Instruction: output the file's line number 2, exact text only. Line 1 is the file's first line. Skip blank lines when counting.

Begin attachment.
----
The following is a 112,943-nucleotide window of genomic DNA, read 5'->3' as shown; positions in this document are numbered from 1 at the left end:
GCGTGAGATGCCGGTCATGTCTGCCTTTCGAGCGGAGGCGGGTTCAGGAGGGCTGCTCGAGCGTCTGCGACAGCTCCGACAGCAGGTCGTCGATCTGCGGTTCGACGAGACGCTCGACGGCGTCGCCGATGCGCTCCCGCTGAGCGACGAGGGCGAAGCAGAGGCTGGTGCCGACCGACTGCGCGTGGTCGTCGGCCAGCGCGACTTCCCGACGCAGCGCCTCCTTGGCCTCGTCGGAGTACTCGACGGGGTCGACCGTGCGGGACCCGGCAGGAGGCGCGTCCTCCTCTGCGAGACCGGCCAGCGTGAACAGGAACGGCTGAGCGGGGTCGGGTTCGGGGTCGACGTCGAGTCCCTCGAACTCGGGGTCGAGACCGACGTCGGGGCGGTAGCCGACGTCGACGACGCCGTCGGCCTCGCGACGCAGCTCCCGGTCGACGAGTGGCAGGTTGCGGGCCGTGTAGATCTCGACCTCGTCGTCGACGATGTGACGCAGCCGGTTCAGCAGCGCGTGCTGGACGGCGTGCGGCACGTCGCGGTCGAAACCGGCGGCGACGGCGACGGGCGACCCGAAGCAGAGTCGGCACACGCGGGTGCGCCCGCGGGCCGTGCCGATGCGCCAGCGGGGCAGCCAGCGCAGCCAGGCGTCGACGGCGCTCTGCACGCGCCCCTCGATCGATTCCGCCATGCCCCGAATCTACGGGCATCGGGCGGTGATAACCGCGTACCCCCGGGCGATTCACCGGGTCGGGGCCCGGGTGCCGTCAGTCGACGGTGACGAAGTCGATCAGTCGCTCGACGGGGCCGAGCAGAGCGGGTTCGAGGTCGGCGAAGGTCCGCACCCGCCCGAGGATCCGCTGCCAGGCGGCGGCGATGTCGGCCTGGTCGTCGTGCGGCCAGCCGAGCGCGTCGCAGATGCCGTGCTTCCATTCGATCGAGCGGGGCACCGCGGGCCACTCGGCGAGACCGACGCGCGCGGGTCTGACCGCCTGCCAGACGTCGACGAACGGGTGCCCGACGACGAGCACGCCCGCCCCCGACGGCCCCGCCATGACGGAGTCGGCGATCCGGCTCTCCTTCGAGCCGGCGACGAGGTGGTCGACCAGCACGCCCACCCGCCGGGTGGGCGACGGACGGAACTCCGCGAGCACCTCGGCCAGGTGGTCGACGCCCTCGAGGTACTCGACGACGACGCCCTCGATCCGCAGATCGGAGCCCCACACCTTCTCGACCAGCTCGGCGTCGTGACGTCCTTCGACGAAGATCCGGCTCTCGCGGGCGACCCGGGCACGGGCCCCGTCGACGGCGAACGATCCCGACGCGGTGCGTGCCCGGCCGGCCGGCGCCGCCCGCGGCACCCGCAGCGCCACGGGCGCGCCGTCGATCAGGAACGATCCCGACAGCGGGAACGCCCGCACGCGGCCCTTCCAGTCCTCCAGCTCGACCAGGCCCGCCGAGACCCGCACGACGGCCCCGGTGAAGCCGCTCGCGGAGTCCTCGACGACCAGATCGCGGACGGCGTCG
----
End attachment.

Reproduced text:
GCGTGAGATGCCGGTCATGTCTGCCTTTCGAGCGGAGGCGGGTTCAGGAGGGCTGCTCGAGCGTCTGCGACAGCTCCGACAGCAGGTCGTCGATCTGCGGTTCGACGAGACGCTCGACGGCGTCGCCGATGCGCTCCCGCTGAGCGACGAGGGCGAAGCAGAGGCTGGTGCCGACCGACTGCGCGTGGTCGTCGGCCAGCGCGACTTCCCGACGCAGCGCCTCCTTGGCCTCGTCGGAGTACTCGACGGGGTCGACCGTGCGGGACCCGGCAGGAGGCGCGTCCTCCTCTGCGAGACCGGCCAGCGTGAACAGGAACGGCTGAGCGGGGTCGGGTTCGGGGTCGACGTCGAGTCCCTCGAACTCGGGGTCGAGACCGACGTCGGGGCGGTAGCCGACGTCGACGACGCCGTCGGCCTCGCGACGCAGCTCCCGGTCGACGAGTGGCAGGTTGCGGGCCGTGTAGATCTCGACCTCGTCGTCGACGATGTGACGCAGCCGGTTCAGCAGCGCGTGCTGGACGGCGTGCGGCACGTCGCGGTCGAAACCGGCGGCGACGGCGACGGGCGACCCGAAGCAGAGTCGGCACACGCGGGTGCGCCCGCGGGCCGTGCCGATGCGCCAGCGGGGCAGCCAGCGCAGCCAGGCGTCGACGGCGCTCTGCACGCGCCCCTCGATCGATTCCGCCATGCCCCGAATCTACGGGCATCGGGCGGTGATAACCGCGTACCCCCGGGCGATTCACCGGGTCGGGGCCCGGGTGCCGTCAGTCGACGGTGACGAAGTCGATCAGTCGCTCGACGGGGCCGAGCAGAGCGGGTTCGAGGTCGGCGAAGGTCCGCACCCGCCCGAGGATCCGCTGCCAGGCGGCGGCGATGTCGGCCTGGTCGTCGTGCGGCCAGCCGAGCGCGTCGCAGATGCCGTGCTTCCATTCGATCGAGCGGGGCACCGCGGGCCACTCGGCGAGACCGACGCGCGCGGGTCTGACCGCCTGCCAGACGTCGACGAACGGGTGCCCGACGACGAGCACGCCCGCCCCCGACGGCCCCGCCATGACGGAGTCGGCGATCCGGCTCTCCTTCGAGCCGGCGACGAGGTGGTCGACCAGCACGCCCACCCGCCGGGTGGGCGACGGACGGAACTCCGCGAGCACCTCGGCCAGGTGGTCGACGCCCTCGAGGTACTCGACGACGACGCCCTCGATCCGCAGATCGGAGCCCCACACCTTCTCGACCAGCTCGGCGTCGTGACGTCCTTCGACGAAGATCCGGCTCTCGCGGGCGACCCGGGCACGGGCCCCGTCGACGGCGAACGATCCCGACGCGGTGCGTGCCCGGCCGGCCGGCGCCGCCCGCGGCACCCGCAGCGCCACGGGCGCGCCGTCGATCAGGAACGATCCCGACAGCGGGAACGCCCGCACGCGGCCCTTCCAGTCCTCCAGCTCGACCAGGCCCGCCGAGACCCGCACGACGGCCCCGGTGAAGCCGCTCGCGGAGTCCTCGACGACCAGATCGCGGACGGCGTCG